2003 Altima Ignition Coils Going Bad

nissan
altima

#1

I have had a Nissan altima which about 4 months ago started to have ignition coils go out. The mechanic i took it to repaired a few of them. The codes were something to do with the camshaft sensor and misfiring. The car would become incapacitated and only be able to go no more than 5 miles an hour. He said that he repaired the coils and replaced the camshaft sensor with a “new to me” one but i ran out of money to fix it. It has 140k on the engine and has sat for about 4 months. It is now not turning on anymore and the wires into the battery terminals have started to get corrosion on them.

The mechanic said it may be something to do with a grounding issue? Is it worth it to repair it if so what is some advise as to some of the fixes?

Also some more background information is that it is a standard transmission SE 3.5 l.


#2

Corroded battery connections and a dead battery is why it won’t start. Sounds like the mechanic was trying to repair as cheaply as he could for you. That is a waste of time and money. Either fix it properly or get rid of it. Only you can decide if you want to spend the money.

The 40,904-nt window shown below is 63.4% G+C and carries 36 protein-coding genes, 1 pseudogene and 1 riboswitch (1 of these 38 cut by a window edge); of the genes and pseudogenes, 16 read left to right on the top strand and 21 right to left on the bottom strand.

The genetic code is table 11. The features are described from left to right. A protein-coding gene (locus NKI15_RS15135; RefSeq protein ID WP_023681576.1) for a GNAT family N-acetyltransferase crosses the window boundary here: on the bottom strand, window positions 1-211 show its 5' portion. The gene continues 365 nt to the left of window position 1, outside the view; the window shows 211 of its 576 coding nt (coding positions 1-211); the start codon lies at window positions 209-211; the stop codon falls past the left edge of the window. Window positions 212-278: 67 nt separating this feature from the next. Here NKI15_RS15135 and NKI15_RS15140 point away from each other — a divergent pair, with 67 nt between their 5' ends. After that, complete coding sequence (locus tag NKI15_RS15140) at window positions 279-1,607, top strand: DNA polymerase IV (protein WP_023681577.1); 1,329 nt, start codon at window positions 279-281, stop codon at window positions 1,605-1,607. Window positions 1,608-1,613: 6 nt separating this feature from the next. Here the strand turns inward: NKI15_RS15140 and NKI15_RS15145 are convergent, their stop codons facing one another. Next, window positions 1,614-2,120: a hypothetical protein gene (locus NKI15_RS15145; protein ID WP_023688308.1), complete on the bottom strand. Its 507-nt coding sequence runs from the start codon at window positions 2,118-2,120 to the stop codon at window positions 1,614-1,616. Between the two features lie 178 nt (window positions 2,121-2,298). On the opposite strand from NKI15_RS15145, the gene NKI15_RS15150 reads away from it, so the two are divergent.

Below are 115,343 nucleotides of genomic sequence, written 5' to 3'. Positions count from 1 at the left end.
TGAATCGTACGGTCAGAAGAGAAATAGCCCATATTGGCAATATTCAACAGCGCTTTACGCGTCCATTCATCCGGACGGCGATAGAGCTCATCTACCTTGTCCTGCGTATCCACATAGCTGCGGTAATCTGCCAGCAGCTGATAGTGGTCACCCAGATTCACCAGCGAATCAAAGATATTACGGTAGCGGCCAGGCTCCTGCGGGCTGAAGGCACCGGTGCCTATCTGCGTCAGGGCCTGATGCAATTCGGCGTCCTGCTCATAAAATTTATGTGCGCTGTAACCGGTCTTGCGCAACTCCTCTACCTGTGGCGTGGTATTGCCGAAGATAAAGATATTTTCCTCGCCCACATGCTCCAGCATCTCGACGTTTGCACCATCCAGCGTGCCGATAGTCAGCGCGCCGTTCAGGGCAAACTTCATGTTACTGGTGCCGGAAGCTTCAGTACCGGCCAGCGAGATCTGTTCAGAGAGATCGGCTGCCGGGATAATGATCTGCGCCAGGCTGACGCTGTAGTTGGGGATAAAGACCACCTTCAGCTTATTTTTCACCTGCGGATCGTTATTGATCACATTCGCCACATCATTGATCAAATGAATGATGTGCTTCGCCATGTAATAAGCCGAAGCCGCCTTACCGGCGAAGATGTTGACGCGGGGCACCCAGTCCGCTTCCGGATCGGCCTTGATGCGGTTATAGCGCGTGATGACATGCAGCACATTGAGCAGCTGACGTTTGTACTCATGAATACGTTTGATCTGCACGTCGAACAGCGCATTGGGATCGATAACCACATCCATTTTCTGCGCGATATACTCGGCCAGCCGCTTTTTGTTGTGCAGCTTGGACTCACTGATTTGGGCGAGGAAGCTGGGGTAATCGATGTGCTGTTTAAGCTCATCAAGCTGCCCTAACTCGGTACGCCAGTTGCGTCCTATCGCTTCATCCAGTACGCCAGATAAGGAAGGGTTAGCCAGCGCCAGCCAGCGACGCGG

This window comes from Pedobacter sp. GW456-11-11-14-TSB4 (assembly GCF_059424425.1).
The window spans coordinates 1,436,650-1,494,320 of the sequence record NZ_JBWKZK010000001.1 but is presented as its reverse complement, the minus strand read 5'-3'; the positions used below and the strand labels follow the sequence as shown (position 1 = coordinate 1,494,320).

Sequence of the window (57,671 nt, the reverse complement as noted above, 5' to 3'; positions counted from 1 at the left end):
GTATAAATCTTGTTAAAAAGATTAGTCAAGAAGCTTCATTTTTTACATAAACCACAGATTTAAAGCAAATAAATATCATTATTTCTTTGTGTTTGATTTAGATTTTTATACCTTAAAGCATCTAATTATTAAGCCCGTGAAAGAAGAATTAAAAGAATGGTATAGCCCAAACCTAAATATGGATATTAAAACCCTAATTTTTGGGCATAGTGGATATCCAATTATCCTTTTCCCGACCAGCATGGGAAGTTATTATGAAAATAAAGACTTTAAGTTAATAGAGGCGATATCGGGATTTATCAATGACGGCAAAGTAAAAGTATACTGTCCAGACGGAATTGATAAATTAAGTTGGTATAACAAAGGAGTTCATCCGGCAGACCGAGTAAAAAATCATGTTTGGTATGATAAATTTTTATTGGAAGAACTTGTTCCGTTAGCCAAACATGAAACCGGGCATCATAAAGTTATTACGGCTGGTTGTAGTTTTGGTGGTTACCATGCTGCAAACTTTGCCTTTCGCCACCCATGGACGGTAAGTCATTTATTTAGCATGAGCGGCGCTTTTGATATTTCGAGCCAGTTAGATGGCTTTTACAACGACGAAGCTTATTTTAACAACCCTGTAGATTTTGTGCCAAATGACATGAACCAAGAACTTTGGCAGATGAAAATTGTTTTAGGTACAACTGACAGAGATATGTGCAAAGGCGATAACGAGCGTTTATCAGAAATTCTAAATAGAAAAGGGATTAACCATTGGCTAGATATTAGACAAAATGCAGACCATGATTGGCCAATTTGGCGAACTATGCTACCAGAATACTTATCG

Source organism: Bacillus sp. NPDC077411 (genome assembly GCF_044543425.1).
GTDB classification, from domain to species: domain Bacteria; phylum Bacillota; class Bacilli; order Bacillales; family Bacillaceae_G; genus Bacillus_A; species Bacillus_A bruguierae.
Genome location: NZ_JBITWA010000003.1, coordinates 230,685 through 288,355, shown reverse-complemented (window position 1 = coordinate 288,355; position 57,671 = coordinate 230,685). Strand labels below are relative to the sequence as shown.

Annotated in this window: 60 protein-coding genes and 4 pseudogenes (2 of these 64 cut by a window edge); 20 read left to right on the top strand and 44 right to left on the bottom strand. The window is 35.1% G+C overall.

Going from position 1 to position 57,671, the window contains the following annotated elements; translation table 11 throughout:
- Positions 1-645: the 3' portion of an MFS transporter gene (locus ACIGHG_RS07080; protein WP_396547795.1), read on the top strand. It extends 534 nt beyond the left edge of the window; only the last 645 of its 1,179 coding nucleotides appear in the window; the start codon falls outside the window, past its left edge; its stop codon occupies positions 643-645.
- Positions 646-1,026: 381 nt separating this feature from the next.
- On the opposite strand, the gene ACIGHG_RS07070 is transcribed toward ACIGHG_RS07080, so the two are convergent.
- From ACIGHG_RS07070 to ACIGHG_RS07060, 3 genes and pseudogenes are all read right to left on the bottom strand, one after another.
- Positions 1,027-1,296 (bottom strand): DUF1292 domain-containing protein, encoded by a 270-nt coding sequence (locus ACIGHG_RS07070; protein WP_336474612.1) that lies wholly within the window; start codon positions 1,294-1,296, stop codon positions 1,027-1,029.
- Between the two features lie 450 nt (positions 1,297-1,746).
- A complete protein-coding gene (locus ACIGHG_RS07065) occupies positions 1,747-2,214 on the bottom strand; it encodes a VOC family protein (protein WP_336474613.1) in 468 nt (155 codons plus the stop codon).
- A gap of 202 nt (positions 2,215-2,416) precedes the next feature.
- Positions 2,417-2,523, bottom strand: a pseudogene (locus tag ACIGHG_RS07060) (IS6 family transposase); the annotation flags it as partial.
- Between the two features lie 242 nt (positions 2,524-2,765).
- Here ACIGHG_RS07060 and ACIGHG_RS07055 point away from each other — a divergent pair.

#3

With the corrosion it is on the wires leading up to the connections to the battery terminal. Do you think i need to reground the wires at that point and replace the wiring harness ?or just get rid of the corrosion and get a new battery?


#4

Also do you think i need to try fixing with a new camshaft sensor and replace all of the ignition coils ?


#5

I think that your whole problem is from poor connection at the battery or that the cables are too corroded to carry the power to the ECM.

The best thing you can do, is to remove the battery and put it on a charger for a day. While the battery charges, I would replace both battery cables. Be sure that the battery posts are clean of corrosion as well as the far end of the cables where the positive cable attaches to the starter and the negative cable is attached to the body/frame.
Install the battery and tighten the cables.

Yosemite


#6

Yes - the short answer. Agree with @VOLVO_V70 fix it of get rid of it. The car is worth repairing even if you sell it immediately after. If you can afford to have it sit for 4 months, you don’t really need a car.


#7

I do have another car that i have been using but my wife is going to go back to work here soon so it will be nicer to have another car. Is why i am going to try to get it back up and running.


#8

Coils can be killed by misfiring spark plugs and/or corrosion in the plug boots so you need to consider that angle also.

I hope you haven’t driven it very far in a “go no more than 5 miles an hour” condition as that can open up a few more cans of worms.


#9

My son had a Nissan Maxima that had random misfire codes and he replaced all the coils. It turned out to be plugged fuel injectors.